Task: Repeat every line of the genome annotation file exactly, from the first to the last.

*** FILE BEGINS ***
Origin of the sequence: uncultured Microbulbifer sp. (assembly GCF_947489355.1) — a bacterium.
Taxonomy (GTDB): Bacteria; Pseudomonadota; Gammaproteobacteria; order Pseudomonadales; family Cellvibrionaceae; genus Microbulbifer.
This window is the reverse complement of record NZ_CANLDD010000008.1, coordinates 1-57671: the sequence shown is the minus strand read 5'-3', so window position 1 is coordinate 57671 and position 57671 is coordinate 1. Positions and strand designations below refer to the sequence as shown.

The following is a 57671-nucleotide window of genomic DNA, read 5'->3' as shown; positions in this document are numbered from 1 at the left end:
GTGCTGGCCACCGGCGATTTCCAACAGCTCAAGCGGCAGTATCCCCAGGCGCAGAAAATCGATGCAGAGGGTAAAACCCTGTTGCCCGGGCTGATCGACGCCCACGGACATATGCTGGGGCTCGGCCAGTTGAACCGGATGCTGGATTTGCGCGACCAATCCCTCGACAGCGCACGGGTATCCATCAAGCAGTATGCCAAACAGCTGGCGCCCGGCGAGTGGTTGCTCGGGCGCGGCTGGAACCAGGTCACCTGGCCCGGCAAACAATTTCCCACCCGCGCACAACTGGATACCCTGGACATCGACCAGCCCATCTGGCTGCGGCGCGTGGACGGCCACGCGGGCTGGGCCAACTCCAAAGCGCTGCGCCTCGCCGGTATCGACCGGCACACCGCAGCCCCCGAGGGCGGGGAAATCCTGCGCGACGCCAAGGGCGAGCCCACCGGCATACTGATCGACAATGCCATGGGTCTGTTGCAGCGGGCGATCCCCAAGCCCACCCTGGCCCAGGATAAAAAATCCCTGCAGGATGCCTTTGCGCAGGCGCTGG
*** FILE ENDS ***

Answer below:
Origin of the sequence: uncultured Microbulbifer sp. (assembly GCF_947489355.1) — a bacterium.
Taxonomy (GTDB): Bacteria; Pseudomonadota; Gammaproteobacteria; order Pseudomonadales; family Cellvibrionaceae; genus Microbulbifer.
This window is the reverse complement of record NZ_CANLDD010000008.1, coordinates 1-57671: the sequence shown is the minus strand read 5'-3', so window position 1 is coordinate 57671 and position 57671 is coordinate 1. Positions and strand designations below refer to the sequence as shown.

The following is a 57671-nucleotide window of genomic DNA, read 5'->3' as shown; positions in this document are numbered from 1 at the left end:
GTGCTGGCCACCGGCGATTTCCAACAGCTCAAGCGGCAGTATCCCCAGGCGCAGAAAATCGATGCAGAGGGTAAAACCCTGTTGCCCGGGCTGATCGACGCCCACGGACATATGCTGGGGCTCGGCCAGTTGAACCGGATGCTGGATTTGCGCGACCAATCCCTCGACAGCGCACGGGTATCCATCAAGCAGTATGCCAAACAGCTGGCGCCCGGCGAGTGGTTGCTCGGGCGCGGCTGGAACCAGGTCACCTGGCCCGGCAAACAATTTCCCACCCGCGCACAACTGGATACCCTGGACATCGACCAGCCCATCTGGCTGCGGCGCGTGGACGGCCACGCGGGCTGGGCCAACTCCAAAGCGCTGCGCCTCGCCGGTATCGACCGGCACACCGCAGCCCCCGAGGGCGGGGAAATCCTGCGCGACGCCAAGGGCGAGCCCACCGGCATACTGATCGACAATGCCATGGGTCTGTTGCAGCGGGCGATCCCCAAGCCCACCCTGGCCCAGGATAAAAAATCCCTGCAGGATGCCTTTGCGCAGGCGCTGG